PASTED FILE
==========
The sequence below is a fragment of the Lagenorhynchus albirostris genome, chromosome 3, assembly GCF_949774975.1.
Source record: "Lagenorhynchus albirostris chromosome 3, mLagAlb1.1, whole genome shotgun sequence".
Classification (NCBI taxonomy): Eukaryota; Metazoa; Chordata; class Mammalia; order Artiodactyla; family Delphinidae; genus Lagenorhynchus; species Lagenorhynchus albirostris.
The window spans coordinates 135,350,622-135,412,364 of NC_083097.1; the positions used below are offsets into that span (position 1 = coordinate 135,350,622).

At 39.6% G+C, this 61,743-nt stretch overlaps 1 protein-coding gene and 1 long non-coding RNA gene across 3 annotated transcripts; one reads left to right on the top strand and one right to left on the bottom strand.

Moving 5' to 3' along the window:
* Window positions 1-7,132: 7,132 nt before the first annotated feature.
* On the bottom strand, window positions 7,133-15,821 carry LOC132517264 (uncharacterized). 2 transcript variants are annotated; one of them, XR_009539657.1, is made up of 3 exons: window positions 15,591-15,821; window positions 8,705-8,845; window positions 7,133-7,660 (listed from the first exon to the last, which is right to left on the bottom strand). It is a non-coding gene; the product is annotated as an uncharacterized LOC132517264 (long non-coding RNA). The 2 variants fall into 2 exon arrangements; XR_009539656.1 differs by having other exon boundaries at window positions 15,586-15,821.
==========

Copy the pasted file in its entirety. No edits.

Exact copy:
The sequence below is a fragment of the Lagenorhynchus albirostris genome, chromosome 3, assembly GCF_949774975.1.
Source record: "Lagenorhynchus albirostris chromosome 3, mLagAlb1.1, whole genome shotgun sequence".
Classification (NCBI taxonomy): Eukaryota; Metazoa; Chordata; class Mammalia; order Artiodactyla; family Delphinidae; genus Lagenorhynchus; species Lagenorhynchus albirostris.
The window spans coordinates 135,350,622-135,412,364 of NC_083097.1; the positions used below are offsets into that span (position 1 = coordinate 135,350,622).

At 39.6% G+C, this 61,743-nt stretch overlaps 1 protein-coding gene and 1 long non-coding RNA gene across 3 annotated transcripts; one reads left to right on the top strand and one right to left on the bottom strand.

Moving 5' to 3' along the window:
* Window positions 1-7,132: 7,132 nt before the first annotated feature.
* On the bottom strand, window positions 7,133-15,821 carry LOC132517264 (uncharacterized). 2 transcript variants are annotated; one of them, XR_009539657.1, is made up of 3 exons: window positions 15,591-15,821; window positions 8,705-8,845; window positions 7,133-7,660 (listed from the first exon to the last, which is right to left on the bottom strand). It is a non-coding gene; the product is annotated as an uncharacterized LOC132517264 (long non-coding RNA). The 2 variants fall into 2 exon arrangements; XR_009539656.1 differs by having other exon boundaries at window positions 15,586-15,821.